When it first launched a few years ago, Black Lotus, the fine dining Chinese restaurant housed in Taj Chandigarh became the go-to place to satiate all your Chinese food cravings. The menu was simple but authentic. But it became all-too familiar with flavours getting muddled with ‘local demands’. Having said that, the food festivals organised here were always looked forward to as they gave foodies a chance to savour lesser known fare culled from different regions of China.
A few months ago, Black Lotus took a breather and closed for a makeover. Well, the doors opened last week and the lotus has bloomed again. Walk in and you realise in terms of layout not much has changed. The red and black theme remains and looks like the Black Lotus has taken on a golden sheen. The newly refurbished space includes a comfortable bar area and alfresco dining. The most noticeable change from a design stand point are the large, three dimensional artworks created in metal that dot almost all the main walls. A modern interpretation of the lotus pond, they are arresting but a bit jarring to the eye. Nevertheless, the new space seems more open now and can take in, we are told, as many as 80 diners. The private dining room has been retained.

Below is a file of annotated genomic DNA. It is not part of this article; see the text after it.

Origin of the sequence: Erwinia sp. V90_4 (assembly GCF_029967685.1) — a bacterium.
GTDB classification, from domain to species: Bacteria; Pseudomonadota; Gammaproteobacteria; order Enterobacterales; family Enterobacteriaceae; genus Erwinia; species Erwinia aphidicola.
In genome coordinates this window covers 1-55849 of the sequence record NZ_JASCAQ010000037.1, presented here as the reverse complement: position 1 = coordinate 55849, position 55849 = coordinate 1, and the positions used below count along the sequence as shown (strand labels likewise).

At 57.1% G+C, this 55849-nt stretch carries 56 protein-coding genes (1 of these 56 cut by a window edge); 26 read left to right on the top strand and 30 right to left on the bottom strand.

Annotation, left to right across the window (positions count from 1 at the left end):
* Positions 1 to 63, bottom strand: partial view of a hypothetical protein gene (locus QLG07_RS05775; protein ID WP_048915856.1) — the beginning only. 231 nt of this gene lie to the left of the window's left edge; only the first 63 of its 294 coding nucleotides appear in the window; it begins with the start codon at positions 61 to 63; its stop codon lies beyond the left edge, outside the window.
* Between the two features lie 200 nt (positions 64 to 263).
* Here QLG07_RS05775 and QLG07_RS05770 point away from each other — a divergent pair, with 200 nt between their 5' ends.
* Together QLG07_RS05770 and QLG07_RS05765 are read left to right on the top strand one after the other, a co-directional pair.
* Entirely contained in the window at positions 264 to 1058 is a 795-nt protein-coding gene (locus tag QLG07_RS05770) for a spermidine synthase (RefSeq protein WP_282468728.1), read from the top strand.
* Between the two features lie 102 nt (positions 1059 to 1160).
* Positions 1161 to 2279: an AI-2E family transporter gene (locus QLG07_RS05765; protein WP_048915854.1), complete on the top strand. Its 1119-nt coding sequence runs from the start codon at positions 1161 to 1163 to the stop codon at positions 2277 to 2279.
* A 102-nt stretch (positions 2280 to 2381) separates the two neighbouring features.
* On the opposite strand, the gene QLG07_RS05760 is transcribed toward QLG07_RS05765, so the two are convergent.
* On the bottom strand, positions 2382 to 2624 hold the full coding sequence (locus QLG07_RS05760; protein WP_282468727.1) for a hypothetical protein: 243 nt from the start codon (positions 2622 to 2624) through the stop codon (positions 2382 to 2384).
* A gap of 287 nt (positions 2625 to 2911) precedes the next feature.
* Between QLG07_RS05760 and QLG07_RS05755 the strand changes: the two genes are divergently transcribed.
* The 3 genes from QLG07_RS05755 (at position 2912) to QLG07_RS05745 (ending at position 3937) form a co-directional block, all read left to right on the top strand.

We are also informed of a change of hands in the kitchen with expat Chef Wang taking over from Chef Shi to come up with a menu that leans towards contemporary Chinese. It is most evident in the plating style. Some popular favourites from the old menu like crispy corn kernels, Peking duck and tiger prawn sesame chilli sauce have been retained with new additions culled from the Schezwan belt of China. Grills featuring almost all kinds of meats and sea food are now presented on a hot plate. There’s minimalistic use of sauces that brings out the flavours. Another interesting section that has been added to the menu is clay pots and the option to customise sauces to the guest’s liking. New entrants also include wontons and baozi. Dishes like stir fried lobster garlic pepper; Haricot beans with dry chilli in black bean sauce and steamed tofu on a bed of bok choy come highly recommended.
The desserts, usually a neglected section in Chinese menus, have been given a lot of attention in the new menu. Lemon grass crème brule, Clove triangle pineapple with chilli and coconut milk are among the new arrivals. The restaurant is now led by its manager Sumit Sharma and will be open from 1 pm to midnight, seven days a week. A meal for two will cost Rs 3,500.